When studying extremely fast reactions in ultrathin materials, two measurements are better than one. A new research tool invented by researchers at Lawrence Livermore National Laboratory (LLNL), Johns Hopkins University and the National Institute of Standards and Technology (NIST) captures information about both temperature and crystal structure during extremely fast reactions in thin-film materials.More
Kalina Hristova Delivers Lecture On Cell Protein Dysfunction
On April 2, 2013, Dr. Kalina Hristova of the Department of Materials Science and Engineering delivered a presentation entitled “Membrane Matters,” as part of the Whiting School of Engineering’s Donald P. Giddens Inaugural Professorial Lecture series.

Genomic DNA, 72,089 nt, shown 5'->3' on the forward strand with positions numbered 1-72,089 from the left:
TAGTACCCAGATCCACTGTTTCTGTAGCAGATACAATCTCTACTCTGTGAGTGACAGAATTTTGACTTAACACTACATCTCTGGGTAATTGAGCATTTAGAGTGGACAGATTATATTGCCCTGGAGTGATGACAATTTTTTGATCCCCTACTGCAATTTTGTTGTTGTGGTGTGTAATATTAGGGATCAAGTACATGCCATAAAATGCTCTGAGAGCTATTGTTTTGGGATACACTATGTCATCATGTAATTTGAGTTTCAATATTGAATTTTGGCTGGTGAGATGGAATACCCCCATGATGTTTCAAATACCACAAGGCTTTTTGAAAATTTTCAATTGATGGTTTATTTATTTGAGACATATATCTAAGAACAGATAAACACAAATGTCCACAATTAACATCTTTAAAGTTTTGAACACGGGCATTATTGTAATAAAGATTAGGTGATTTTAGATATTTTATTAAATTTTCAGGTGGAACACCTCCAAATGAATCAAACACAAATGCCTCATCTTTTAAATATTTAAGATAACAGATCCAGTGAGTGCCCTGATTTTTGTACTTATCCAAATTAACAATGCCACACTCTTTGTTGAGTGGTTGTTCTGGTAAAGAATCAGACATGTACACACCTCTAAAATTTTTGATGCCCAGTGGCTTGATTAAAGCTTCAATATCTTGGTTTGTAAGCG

Dr. Hristova’s lecture focused on how the function of one class of membrane proteins—called receptor tyrosine kinases—is controlled by their interactions in the membrane proteins. The plasma membrane—the protective membrane surrounding human cells—regulates the flow of information and materials in and out of the cell. Dysfunction in receptor tyrosine kinases has been linked to a variety of diseases, including growth disorders and cancer. The presentation was open to the entire Johns Hopkins community, and the audience filled Mason Hall.
Dr. Hristova is internationally recognized for her pioneering studies of protein interactions in biological membranes. Her research is critical to the development of new treatments for cancer and growth disorders.